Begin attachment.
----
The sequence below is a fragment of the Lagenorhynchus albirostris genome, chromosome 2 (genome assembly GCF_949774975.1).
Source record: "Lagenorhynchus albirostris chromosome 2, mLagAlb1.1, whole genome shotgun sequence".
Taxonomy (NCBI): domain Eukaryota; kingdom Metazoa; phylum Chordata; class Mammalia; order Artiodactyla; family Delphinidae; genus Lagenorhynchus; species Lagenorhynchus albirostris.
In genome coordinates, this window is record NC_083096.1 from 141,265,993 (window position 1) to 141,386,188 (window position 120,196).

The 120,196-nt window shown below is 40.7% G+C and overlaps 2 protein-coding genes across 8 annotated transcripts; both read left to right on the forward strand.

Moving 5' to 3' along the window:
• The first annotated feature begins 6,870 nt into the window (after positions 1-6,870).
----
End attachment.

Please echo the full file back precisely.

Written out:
The sequence below is a fragment of the Lagenorhynchus albirostris genome, chromosome 2 (genome assembly GCF_949774975.1).
Source record: "Lagenorhynchus albirostris chromosome 2, mLagAlb1.1, whole genome shotgun sequence".
Taxonomy (NCBI): domain Eukaryota; kingdom Metazoa; phylum Chordata; class Mammalia; order Artiodactyla; family Delphinidae; genus Lagenorhynchus; species Lagenorhynchus albirostris.
In genome coordinates, this window is record NC_083096.1 from 141,265,993 (window position 1) to 141,386,188 (window position 120,196).

The 120,196-nt window shown below is 40.7% G+C and overlaps 2 protein-coding genes across 8 annotated transcripts; both read left to right on the forward strand.

Moving 5' to 3' along the window:
• The first annotated feature begins 6,870 nt into the window (after positions 1-6,870).